3D printing makes big strides in construction
There is no doubt that 3D printing technology has great potential. However, in its initial years, not many were confident about the ability of 3D printing to make a meaningful contribution to construction.
Time, however, has changed all that. Today, all sorts of commercial and military organizations use 3D printing for quick and more effective results.
According to a recent announcement, the additive manufacturing (AM) team of the US Marine Corps Systems Command built concrete barracks in 40 hours using 3D printers. The task ordinarily takes 10 marines five days and is done using wood.
“People have printed buildings and large structures, but they haven’t done it onsite and all at once. This is the first-in-the-world, onsite continuous concrete print,” said AM Project Officer Captain Matthew Friedell.
Research has found that using 3D printing in construction has several benefits.
The Automation in Construction journal, for example, estimates that the technology could help reduce material waste by up to 30 percent, lower energy use, allow in-situ production, and offer extended architectural/design freedom with lesser resource demands and related CO2 emissions over the entire product lifecycle.
Earlier this year, the Eindhoven University of Technology, who is experimenting with this technology, has announced plans to 3D print a series of concrete houses that will be made available to rent.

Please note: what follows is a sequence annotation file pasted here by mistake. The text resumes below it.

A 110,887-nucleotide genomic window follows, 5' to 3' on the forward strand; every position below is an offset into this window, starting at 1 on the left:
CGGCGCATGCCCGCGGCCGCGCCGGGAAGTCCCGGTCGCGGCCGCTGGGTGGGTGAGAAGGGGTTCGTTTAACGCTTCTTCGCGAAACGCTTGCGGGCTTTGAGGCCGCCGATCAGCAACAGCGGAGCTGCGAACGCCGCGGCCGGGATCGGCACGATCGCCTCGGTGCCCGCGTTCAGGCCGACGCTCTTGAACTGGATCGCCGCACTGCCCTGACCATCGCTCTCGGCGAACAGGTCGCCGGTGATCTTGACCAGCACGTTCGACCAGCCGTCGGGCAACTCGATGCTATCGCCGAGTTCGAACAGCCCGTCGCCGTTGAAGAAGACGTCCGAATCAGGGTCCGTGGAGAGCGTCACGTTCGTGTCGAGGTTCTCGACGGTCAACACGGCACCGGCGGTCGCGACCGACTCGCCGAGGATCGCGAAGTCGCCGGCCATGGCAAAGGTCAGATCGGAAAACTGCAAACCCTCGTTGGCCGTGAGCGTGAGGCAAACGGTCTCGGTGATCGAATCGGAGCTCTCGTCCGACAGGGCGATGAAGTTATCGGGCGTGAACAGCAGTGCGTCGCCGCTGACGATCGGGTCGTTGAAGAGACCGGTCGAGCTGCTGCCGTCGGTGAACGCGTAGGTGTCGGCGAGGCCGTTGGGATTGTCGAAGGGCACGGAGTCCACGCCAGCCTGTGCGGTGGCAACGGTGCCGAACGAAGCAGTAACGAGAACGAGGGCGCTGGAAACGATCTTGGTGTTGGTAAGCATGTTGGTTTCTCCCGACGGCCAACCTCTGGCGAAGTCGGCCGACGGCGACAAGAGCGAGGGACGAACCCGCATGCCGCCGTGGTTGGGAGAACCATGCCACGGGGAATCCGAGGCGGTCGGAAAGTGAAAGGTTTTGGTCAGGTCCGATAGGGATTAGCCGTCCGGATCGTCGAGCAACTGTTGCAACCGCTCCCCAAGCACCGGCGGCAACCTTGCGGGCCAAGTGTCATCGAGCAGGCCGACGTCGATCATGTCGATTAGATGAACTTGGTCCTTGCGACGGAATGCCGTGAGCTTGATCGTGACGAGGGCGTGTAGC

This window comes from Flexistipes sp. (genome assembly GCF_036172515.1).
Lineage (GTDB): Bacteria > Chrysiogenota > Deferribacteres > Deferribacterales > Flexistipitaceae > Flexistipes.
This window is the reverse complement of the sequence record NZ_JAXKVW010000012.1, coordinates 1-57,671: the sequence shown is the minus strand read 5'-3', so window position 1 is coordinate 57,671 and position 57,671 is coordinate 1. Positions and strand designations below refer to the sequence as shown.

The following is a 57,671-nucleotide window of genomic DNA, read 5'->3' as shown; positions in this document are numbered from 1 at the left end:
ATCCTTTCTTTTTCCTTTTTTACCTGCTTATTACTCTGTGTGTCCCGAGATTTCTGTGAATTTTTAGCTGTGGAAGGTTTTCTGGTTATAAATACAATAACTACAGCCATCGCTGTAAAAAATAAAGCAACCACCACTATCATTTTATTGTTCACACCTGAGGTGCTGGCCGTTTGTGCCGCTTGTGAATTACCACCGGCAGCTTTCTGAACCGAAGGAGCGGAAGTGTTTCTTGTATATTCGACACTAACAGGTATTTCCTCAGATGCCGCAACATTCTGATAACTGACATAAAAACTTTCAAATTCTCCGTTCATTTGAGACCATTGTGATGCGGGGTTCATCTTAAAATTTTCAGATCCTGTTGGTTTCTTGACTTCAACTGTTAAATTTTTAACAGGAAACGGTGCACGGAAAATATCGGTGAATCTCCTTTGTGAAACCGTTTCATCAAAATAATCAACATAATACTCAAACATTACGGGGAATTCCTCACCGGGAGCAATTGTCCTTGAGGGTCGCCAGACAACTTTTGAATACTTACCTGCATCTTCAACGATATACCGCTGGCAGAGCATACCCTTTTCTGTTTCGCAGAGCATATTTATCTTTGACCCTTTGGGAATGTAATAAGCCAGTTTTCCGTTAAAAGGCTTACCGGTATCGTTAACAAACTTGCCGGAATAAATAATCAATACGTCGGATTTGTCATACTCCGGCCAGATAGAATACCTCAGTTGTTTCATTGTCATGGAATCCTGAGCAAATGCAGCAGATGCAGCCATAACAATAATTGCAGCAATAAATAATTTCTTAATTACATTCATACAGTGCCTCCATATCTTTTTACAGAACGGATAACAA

There’s other research that suggests augmenting 3D printing in construction with other technologies in order to create sustainable (and affordable) housing, build smart homes that cannot be built using existing methods and develop infrastructure that can support tomorrow’s lifestyle needs.
The technology is also expected to help emerging economies that are only now beginning to invest in upgrading their infrastructure and public facilities.
Reports indicate that 3D printing technology will cut construction costs by up to 70 percent, and reduce labor costs by up to 80 percent, greatly reducing the cost to these governments.
According to the Boston Consulting Group, 3D printing is a natural fit with construction
Although nobody today really lives in a 3D printed home and there are no 3D printed cities yet, chances are, tomorrow will be quite different.
Dubai, the commercial hub of the Middle East, according to the World Economic Forum, has committed to using 3D printing technology to construct 25 percent of every new building in the city — given the cost efficiencies and energy savings it offers. But there are other cities in the world that are slowing exploring the technology.
Nantes, in France, for example, has recently 3D printed a home and has told a news bureau that it is now “considering the feasibility of developing an entire district of such homes”.
Tomorrow, therefore, we could be living in a very different world. One with 3D printed homes, bridges, and infrastructure. What kind of a house do you see yourself living in five years from now?